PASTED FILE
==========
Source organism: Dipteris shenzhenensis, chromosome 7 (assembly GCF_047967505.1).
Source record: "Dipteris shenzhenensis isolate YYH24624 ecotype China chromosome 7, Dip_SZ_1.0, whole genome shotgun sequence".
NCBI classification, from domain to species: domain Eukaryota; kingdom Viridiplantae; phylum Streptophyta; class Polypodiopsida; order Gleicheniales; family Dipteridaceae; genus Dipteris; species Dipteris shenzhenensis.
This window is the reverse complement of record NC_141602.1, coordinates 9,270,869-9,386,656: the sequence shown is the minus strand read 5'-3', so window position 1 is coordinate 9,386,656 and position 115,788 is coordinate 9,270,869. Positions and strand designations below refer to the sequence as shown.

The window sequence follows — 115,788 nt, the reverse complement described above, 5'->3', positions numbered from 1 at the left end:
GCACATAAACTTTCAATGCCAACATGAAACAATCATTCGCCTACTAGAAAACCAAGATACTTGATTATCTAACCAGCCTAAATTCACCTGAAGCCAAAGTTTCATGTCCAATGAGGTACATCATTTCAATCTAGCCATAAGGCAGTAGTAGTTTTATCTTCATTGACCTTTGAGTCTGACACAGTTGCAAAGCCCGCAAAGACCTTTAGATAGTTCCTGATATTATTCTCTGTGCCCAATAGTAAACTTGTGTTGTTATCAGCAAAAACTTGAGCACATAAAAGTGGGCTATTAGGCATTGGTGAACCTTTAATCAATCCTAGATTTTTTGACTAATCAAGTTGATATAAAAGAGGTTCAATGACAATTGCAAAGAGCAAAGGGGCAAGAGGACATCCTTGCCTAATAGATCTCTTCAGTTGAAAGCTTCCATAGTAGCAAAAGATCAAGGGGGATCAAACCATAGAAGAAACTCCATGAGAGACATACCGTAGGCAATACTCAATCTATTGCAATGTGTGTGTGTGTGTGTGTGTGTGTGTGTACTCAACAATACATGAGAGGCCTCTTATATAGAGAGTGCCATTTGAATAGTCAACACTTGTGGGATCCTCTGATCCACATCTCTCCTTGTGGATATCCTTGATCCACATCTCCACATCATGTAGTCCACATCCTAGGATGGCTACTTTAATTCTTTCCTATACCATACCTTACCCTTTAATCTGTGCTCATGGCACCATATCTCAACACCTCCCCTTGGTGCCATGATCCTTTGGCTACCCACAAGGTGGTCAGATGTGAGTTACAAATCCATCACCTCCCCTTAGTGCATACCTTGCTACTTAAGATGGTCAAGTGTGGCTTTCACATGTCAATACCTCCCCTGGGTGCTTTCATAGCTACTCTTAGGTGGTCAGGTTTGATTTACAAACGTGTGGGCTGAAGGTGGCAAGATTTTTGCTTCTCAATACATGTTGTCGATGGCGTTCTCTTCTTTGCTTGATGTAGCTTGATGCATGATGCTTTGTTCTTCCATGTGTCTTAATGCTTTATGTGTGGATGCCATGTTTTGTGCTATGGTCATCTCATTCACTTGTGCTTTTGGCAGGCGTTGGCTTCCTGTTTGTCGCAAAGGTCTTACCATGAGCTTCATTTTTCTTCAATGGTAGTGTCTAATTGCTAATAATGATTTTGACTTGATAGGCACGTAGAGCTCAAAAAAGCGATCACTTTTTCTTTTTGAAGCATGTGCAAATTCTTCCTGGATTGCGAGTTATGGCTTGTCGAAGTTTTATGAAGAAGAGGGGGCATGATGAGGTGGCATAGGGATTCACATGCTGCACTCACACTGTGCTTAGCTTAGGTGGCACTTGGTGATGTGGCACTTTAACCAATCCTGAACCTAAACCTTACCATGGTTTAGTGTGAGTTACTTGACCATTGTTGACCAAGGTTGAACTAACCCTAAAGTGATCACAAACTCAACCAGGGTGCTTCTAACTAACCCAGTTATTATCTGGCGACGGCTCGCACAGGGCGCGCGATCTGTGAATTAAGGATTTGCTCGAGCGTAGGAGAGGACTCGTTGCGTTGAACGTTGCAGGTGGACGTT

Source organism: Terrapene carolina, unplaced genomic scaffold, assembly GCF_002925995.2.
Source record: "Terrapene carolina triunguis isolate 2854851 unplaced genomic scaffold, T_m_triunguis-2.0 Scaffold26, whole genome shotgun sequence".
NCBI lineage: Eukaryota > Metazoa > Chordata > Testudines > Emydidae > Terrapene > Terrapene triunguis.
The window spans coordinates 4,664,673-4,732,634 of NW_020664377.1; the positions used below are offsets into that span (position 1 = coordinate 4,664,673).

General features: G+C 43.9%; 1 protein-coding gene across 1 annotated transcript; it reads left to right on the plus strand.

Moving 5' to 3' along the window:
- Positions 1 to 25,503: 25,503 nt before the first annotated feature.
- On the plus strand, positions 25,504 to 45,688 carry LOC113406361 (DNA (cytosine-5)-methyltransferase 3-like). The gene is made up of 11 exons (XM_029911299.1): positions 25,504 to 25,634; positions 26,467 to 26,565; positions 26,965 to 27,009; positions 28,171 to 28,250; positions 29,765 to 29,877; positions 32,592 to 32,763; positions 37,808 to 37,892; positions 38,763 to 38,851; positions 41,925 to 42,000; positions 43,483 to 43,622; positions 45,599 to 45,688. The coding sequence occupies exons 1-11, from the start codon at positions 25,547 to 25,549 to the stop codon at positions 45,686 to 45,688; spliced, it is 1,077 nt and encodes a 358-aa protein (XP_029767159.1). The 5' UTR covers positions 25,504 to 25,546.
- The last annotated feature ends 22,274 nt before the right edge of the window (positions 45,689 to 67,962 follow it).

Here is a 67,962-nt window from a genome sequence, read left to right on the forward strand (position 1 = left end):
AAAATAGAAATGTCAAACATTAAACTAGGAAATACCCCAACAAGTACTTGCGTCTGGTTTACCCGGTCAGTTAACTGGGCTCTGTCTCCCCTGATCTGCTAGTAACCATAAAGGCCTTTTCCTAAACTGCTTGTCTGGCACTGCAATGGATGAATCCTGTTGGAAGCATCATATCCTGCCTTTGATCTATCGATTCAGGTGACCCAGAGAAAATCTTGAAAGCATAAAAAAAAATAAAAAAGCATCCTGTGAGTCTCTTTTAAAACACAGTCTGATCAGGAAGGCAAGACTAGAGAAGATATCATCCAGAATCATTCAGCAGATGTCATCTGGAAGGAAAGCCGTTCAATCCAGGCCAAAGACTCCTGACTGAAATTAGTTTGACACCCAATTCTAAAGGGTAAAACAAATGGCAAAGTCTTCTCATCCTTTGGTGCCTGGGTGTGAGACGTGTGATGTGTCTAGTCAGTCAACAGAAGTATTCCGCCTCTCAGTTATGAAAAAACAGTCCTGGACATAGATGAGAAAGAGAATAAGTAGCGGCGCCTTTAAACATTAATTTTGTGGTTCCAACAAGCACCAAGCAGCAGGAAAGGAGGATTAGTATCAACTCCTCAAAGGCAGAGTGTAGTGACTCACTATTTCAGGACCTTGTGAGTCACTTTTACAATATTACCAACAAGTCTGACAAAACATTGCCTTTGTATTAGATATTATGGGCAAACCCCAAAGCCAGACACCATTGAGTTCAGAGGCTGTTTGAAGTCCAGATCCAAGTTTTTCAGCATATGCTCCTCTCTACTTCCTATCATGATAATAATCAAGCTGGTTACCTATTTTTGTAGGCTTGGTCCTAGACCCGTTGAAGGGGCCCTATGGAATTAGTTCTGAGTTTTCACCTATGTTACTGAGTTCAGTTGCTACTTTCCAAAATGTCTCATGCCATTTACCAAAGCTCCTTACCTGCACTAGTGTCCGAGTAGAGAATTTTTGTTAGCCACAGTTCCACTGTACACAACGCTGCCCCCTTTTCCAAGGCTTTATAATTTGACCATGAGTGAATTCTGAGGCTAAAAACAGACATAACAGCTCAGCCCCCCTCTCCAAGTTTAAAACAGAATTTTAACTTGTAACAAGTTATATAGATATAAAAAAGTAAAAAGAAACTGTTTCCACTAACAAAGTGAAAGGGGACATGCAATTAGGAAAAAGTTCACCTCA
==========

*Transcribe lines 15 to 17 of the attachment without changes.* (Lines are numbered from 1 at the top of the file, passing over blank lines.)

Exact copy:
- The last annotated feature ends 22,274 nt before the right edge of the window (positions 45,689 to 67,962 follow it).

Here is a 67,962-nt window from a genome sequence, read left to right on the forward strand (position 1 = left end):
AAAATAGAAATGTCAAACATTAAACTAGGAAATACCCCAACAAGTACTTGCGTCTGGTTTACCCGGTCAGTTAACTGGGCTCTGTCTCCCCTGATCTGCTAGTAACCATAAAGGCCTTTTCCTAAACTGCTTGTCTGGCACTGCAATGGATGAATCCTGTTGGAAGCATCATATCCTGCCTTTGATCTATCGATTCAGGTGACCCAGAGAAAATCTTGAAAGCATAAAAAAAAATAAAAAAGCATCCTGTGAGTCTCTTTTAAAACACAGTCTGATCAGGAAGGCAAGACTAGAGAAGATATCATCCAGAATCATTCAGCAGATGTCATCTGGAAGGAAAGCCGTTCAATCCAGGCCAAAGACTCCTGACTGAAATTAGTTTGACACCCAATTCTAAAGGGTAAAACAAATGGCAAAGTCTTCTCATCCTTTGGTGCCTGGGTGTGAGACGTGTGATGTGTCTAGTCAGTCAACAGAAGTATTCCGCCTCTCAGTTATGAAAAAACAGTCCTGGACATAGATGAGAAAGAGAATAAGTAGCGGCGCCTTTAAACATTAATTTTGTGGTTCCAACAAGCACCAAGCAGCAGGAAAGGAGGATTAGTATCAACTCCTCAAAGGCAGAGTGTAGTGACTCACTATTTCAGGACCTTGTGAGTCACTTTTACAATATTACCAACAAGTCTGACAAAACATTGCCTTTGTATTAGATATTATGGGCAAACCCCAAAGCCAGACACCATTGAGTTCAGAGGCTGTTTGAAGTCCAGATCCAAGTTTTTCAGCATATGCTCCTCTCTACTTCCTATCATGATAATAATCAAGCTGGTTACCTATTTTTGTAGGCTTGGTCCTAGACCCGTTGAAGGGGCCCTATGGAATTAGTTCTGAGTTTTCACCTATGTTACTGAGTTCAGTTGCTACTTTCCAAAATGTCTCATGCCATTTACCAAAGCTCCTTACCTGCACTAGTGTCCGAGTAGAGAATTTTTGTTAGCCACAGTTCCACTGTACACAACGCTGCCCCCTTTTCCAAGGCTTTATAATTTGACCATGAGTGAATTCTGAGGCTAAAAACAGACATAACAGCTCAGCCCCCCTCTCCAAGTTTAAAACAGAATTTTAACTTGTAACAAGTTATATAGATATAAAAAAGTAAAAAGAAACTGTTTCCACTAACAAAGTGAAAGGGGACATGCAATTAGGAAAAAGTTCACCTCA